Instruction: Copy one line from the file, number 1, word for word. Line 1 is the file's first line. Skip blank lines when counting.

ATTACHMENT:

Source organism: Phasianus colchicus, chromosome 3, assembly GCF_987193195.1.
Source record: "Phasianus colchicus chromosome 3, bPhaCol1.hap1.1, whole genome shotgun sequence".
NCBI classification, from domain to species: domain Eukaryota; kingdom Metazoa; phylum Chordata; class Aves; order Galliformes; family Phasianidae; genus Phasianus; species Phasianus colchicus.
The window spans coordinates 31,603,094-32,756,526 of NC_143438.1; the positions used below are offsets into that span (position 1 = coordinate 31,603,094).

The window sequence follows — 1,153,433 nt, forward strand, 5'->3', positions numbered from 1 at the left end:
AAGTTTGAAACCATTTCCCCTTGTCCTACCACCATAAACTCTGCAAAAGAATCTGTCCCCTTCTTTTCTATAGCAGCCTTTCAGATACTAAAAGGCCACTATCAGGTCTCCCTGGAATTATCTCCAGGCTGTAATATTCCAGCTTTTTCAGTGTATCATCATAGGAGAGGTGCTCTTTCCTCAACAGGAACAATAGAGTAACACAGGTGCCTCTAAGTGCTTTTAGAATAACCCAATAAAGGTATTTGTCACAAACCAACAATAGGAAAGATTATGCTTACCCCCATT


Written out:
Source organism: Phasianus colchicus, chromosome 3, assembly GCF_987193195.1.